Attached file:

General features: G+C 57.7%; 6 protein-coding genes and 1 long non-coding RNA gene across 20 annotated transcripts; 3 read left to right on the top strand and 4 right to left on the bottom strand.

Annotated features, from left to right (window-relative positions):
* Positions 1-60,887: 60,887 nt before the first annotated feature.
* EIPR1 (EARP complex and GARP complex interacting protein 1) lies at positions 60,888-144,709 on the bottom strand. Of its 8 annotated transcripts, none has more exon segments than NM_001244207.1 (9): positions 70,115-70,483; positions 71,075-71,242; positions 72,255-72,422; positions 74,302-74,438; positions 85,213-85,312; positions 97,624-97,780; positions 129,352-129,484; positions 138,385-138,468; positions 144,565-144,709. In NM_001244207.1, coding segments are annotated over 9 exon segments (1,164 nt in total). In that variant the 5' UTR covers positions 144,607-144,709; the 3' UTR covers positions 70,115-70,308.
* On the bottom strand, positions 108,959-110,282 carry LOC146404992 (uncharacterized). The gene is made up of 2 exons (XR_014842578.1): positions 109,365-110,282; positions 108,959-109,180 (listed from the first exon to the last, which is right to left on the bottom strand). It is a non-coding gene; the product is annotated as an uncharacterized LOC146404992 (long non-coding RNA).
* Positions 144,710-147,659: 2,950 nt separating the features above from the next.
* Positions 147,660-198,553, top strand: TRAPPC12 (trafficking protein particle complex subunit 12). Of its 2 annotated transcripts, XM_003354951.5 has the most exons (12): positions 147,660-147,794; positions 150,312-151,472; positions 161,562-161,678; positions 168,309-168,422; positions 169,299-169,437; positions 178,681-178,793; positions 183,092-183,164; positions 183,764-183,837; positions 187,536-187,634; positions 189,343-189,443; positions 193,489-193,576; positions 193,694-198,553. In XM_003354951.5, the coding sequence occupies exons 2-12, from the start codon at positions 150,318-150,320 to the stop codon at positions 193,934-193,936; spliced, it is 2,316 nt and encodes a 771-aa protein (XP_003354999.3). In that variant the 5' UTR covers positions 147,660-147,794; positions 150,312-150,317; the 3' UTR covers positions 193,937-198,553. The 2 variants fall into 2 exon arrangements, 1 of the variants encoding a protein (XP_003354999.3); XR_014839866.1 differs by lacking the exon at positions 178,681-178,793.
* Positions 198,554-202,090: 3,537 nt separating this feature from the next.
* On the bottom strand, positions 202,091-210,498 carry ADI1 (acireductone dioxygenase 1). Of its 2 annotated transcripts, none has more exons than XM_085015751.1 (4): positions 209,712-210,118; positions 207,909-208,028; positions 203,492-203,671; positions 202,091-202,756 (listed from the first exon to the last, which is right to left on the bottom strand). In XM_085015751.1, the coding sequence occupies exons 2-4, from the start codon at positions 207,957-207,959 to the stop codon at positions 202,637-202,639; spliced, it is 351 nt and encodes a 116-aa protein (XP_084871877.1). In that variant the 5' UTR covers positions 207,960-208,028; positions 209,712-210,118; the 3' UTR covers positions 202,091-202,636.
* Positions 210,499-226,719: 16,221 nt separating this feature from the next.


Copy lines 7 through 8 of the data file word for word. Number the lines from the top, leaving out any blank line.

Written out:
* Positions 147,660-198,553, top strand: TRAPPC12 (trafficking protein particle complex subunit 12). Of its 2 annotated transcripts, XM_003354951.5 has the most exons (12): positions 147,660-147,794; positions 150,312-151,472; positions 161,562-161,678; positions 168,309-168,422; positions 169,299-169,437; positions 178,681-178,793; positions 183,092-183,164; positions 183,764-183,837; positions 187,536-187,634; positions 189,343-189,443; positions 193,489-193,576; positions 193,694-198,553. In XM_003354951.5, the coding sequence occupies exons 2-12, from the start codon at positions 150,318-150,320 to the stop codon at positions 193,934-193,936; spliced, it is 2,316 nt and encodes a 771-aa protein (XP_003354999.3). In that variant the 5' UTR covers positions 147,660-147,794; positions 150,312-150,317; the 3' UTR covers positions 193,937-198,553. The 2 variants fall into 2 exon arrangements, 1 of the variants encoding a protein (XP_003354999.3); XR_014839866.1 differs by lacking the exon at positions 178,681-178,793.
* Positions 198,554-202,090: 3,537 nt separating this feature from the next.